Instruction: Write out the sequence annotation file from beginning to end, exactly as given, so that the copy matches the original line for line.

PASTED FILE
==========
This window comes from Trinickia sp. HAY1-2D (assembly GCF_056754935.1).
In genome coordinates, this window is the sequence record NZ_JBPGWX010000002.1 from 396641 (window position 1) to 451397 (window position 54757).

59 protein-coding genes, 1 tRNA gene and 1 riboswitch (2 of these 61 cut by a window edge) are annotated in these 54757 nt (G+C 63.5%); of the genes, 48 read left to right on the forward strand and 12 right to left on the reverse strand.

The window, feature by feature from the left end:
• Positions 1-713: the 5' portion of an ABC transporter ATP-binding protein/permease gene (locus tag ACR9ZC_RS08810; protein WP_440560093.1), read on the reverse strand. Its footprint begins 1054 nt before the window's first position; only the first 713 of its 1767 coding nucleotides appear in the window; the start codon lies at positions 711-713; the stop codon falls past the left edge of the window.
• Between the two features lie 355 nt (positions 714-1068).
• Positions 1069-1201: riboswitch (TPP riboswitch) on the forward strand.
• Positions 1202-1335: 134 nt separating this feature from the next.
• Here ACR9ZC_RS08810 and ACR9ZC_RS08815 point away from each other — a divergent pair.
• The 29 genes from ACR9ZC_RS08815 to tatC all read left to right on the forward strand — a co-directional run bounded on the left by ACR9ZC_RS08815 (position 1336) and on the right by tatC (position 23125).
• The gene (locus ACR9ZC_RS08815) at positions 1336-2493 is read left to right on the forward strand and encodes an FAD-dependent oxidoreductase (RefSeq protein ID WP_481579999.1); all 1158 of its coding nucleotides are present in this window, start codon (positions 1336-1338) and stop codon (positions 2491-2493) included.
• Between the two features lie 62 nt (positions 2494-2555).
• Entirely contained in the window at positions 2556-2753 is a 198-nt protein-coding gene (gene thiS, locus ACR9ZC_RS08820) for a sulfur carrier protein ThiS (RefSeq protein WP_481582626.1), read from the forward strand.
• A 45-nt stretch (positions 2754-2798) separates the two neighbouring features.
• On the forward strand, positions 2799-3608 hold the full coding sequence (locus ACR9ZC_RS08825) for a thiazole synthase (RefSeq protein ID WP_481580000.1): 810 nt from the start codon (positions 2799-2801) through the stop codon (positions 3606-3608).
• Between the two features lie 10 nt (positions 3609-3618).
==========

This window comes from Trinickia sp. HAY1-2D (assembly GCF_056754935.1).
In genome coordinates, this window is the sequence record NZ_JBPGWX010000002.1 from 396641 (window position 1) to 451397 (window position 54757).

59 protein-coding genes, 1 tRNA gene and 1 riboswitch (2 of these 61 cut by a window edge) are annotated in these 54757 nt (G+C 63.5%); of the genes, 48 read left to right on the forward strand and 12 right to left on the reverse strand.

The window, feature by feature from the left end:
• Positions 1-713: the 5' portion of an ABC transporter ATP-binding protein/permease gene (locus tag ACR9ZC_RS08810; protein WP_440560093.1), read on the reverse strand. Its footprint begins 1054 nt before the window's first position; only the first 713 of its 1767 coding nucleotides appear in the window; the start codon lies at positions 711-713; the stop codon falls past the left edge of the window.
• Between the two features lie 355 nt (positions 714-1068).
• Positions 1069-1201: riboswitch (TPP riboswitch) on the forward strand.
• Positions 1202-1335: 134 nt separating this feature from the next.
• Here ACR9ZC_RS08810 and ACR9ZC_RS08815 point away from each other — a divergent pair.
• The 29 genes from ACR9ZC_RS08815 to tatC all read left to right on the forward strand — a co-directional run bounded on the left by ACR9ZC_RS08815 (position 1336) and on the right by tatC (position 23125).
• The gene (locus ACR9ZC_RS08815) at positions 1336-2493 is read left to right on the forward strand and encodes an FAD-dependent oxidoreductase (RefSeq protein ID WP_481579999.1); all 1158 of its coding nucleotides are present in this window, start codon (positions 1336-1338) and stop codon (positions 2491-2493) included.
• Between the two features lie 62 nt (positions 2494-2555).
• Entirely contained in the window at positions 2556-2753 is a 198-nt protein-coding gene (gene thiS, locus ACR9ZC_RS08820) for a sulfur carrier protein ThiS (RefSeq protein WP_481582626.1), read from the forward strand.
• A 45-nt stretch (positions 2754-2798) separates the two neighbouring features.
• On the forward strand, positions 2799-3608 hold the full coding sequence (locus ACR9ZC_RS08825) for a thiazole synthase (RefSeq protein ID WP_481580000.1): 810 nt from the start codon (positions 2799-2801) through the stop codon (positions 3606-3608).
• Between the two features lie 10 nt (positions 3609-3618).